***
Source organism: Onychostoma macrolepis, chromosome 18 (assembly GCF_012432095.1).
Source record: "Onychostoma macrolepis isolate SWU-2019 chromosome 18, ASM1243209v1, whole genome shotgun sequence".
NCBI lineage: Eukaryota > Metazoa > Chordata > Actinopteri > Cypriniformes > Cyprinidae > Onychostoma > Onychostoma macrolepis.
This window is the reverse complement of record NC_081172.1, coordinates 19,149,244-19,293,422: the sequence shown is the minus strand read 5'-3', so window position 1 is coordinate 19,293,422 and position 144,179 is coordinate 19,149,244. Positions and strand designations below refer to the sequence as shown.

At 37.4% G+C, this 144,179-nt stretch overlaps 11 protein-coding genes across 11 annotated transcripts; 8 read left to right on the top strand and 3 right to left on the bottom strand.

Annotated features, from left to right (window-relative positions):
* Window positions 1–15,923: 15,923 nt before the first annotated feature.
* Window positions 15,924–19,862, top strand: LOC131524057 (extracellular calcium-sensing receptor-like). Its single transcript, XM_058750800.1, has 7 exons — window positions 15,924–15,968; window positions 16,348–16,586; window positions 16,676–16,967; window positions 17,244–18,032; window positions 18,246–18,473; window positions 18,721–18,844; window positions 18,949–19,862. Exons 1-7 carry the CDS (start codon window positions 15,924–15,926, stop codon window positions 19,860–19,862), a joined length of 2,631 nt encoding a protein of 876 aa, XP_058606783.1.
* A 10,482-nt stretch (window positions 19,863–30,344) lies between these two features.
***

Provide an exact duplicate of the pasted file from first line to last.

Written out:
Source organism: Onychostoma macrolepis, chromosome 18 (assembly GCF_012432095.1).
Source record: "Onychostoma macrolepis isolate SWU-2019 chromosome 18, ASM1243209v1, whole genome shotgun sequence".
NCBI lineage: Eukaryota > Metazoa > Chordata > Actinopteri > Cypriniformes > Cyprinidae > Onychostoma > Onychostoma macrolepis.
This window is the reverse complement of record NC_081172.1, coordinates 19,149,244-19,293,422: the sequence shown is the minus strand read 5'-3', so window position 1 is coordinate 19,293,422 and position 144,179 is coordinate 19,149,244. Positions and strand designations below refer to the sequence as shown.

At 37.4% G+C, this 144,179-nt stretch overlaps 11 protein-coding genes across 11 annotated transcripts; 8 read left to right on the top strand and 3 right to left on the bottom strand.

Annotated features, from left to right (window-relative positions):
* Window positions 1–15,923: 15,923 nt before the first annotated feature.
* Window positions 15,924–19,862, top strand: LOC131524057 (extracellular calcium-sensing receptor-like). Its single transcript, XM_058750800.1, has 7 exons — window positions 15,924–15,968; window positions 16,348–16,586; window positions 16,676–16,967; window positions 17,244–18,032; window positions 18,246–18,473; window positions 18,721–18,844; window positions 18,949–19,862. Exons 1-7 carry the CDS (start codon window positions 15,924–15,926, stop codon window positions 19,860–19,862), a joined length of 2,631 nt encoding a protein of 876 aa, XP_058606783.1.
* A 10,482-nt stretch (window positions 19,863–30,344) lies between these two features.